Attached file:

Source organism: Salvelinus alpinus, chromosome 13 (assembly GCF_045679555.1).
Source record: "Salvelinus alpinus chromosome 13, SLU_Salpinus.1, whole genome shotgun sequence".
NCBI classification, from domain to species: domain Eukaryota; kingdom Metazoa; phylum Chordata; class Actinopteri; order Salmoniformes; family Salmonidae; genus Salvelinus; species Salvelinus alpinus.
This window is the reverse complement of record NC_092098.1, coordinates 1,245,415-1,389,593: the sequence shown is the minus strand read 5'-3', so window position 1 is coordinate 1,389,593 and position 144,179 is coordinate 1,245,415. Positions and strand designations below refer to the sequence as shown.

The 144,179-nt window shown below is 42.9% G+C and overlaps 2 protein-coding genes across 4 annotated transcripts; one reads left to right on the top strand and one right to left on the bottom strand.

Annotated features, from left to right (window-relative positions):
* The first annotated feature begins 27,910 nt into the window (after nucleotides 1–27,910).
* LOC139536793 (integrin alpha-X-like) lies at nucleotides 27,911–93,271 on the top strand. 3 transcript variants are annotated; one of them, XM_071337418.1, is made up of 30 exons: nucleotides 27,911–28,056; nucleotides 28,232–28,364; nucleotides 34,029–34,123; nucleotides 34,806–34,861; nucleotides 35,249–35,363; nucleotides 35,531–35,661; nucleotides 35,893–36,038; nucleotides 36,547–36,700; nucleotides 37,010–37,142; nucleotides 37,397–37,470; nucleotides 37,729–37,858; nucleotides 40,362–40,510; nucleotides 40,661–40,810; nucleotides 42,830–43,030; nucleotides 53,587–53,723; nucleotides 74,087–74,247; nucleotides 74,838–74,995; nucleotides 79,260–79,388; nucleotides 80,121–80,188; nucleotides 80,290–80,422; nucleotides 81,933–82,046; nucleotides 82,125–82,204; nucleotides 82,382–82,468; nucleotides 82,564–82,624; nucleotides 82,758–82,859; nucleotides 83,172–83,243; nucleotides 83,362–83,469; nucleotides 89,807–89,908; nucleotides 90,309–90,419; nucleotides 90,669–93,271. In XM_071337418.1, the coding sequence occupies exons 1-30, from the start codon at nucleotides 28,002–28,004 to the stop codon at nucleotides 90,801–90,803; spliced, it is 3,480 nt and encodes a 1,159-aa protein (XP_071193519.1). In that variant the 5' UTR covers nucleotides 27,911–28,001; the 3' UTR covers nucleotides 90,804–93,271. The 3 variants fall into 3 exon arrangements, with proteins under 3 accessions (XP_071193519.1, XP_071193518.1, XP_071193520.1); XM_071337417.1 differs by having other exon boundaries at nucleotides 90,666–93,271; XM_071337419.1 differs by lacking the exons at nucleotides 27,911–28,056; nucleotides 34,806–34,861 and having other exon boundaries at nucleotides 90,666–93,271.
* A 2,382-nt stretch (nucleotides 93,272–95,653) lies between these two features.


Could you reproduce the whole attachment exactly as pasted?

Source organism: Salvelinus alpinus, chromosome 13 (assembly GCF_045679555.1).
Source record: "Salvelinus alpinus chromosome 13, SLU_Salpinus.1, whole genome shotgun sequence".
NCBI classification, from domain to species: domain Eukaryota; kingdom Metazoa; phylum Chordata; class Actinopteri; order Salmoniformes; family Salmonidae; genus Salvelinus; species Salvelinus alpinus.
This window is the reverse complement of record NC_092098.1, coordinates 1,245,415-1,389,593: the sequence shown is the minus strand read 5'-3', so window position 1 is coordinate 1,389,593 and position 144,179 is coordinate 1,245,415. Positions and strand designations below refer to the sequence as shown.

The 144,179-nt window shown below is 42.9% G+C and overlaps 2 protein-coding genes across 4 annotated transcripts; one reads left to right on the top strand and one right to left on the bottom strand.

Annotated features, from left to right (window-relative positions):
* The first annotated feature begins 27,910 nt into the window (after nucleotides 1–27,910).
* LOC139536793 (integrin alpha-X-like) lies at nucleotides 27,911–93,271 on the top strand. 3 transcript variants are annotated; one of them, XM_071337418.1, is made up of 30 exons: nucleotides 27,911–28,056; nucleotides 28,232–28,364; nucleotides 34,029–34,123; nucleotides 34,806–34,861; nucleotides 35,249–35,363; nucleotides 35,531–35,661; nucleotides 35,893–36,038; nucleotides 36,547–36,700; nucleotides 37,010–37,142; nucleotides 37,397–37,470; nucleotides 37,729–37,858; nucleotides 40,362–40,510; nucleotides 40,661–40,810; nucleotides 42,830–43,030; nucleotides 53,587–53,723; nucleotides 74,087–74,247; nucleotides 74,838–74,995; nucleotides 79,260–79,388; nucleotides 80,121–80,188; nucleotides 80,290–80,422; nucleotides 81,933–82,046; nucleotides 82,125–82,204; nucleotides 82,382–82,468; nucleotides 82,564–82,624; nucleotides 82,758–82,859; nucleotides 83,172–83,243; nucleotides 83,362–83,469; nucleotides 89,807–89,908; nucleotides 90,309–90,419; nucleotides 90,669–93,271. In XM_071337418.1, the coding sequence occupies exons 1-30, from the start codon at nucleotides 28,002–28,004 to the stop codon at nucleotides 90,801–90,803; spliced, it is 3,480 nt and encodes a 1,159-aa protein (XP_071193519.1). In that variant the 5' UTR covers nucleotides 27,911–28,001; the 3' UTR covers nucleotides 90,804–93,271. The 3 variants fall into 3 exon arrangements, with proteins under 3 accessions (XP_071193519.1, XP_071193518.1, XP_071193520.1); XM_071337417.1 differs by having other exon boundaries at nucleotides 90,666–93,271; XM_071337419.1 differs by lacking the exons at nucleotides 27,911–28,056; nucleotides 34,806–34,861 and having other exon boundaries at nucleotides 90,666–93,271.
* A 2,382-nt stretch (nucleotides 93,272–95,653) lies between these two features.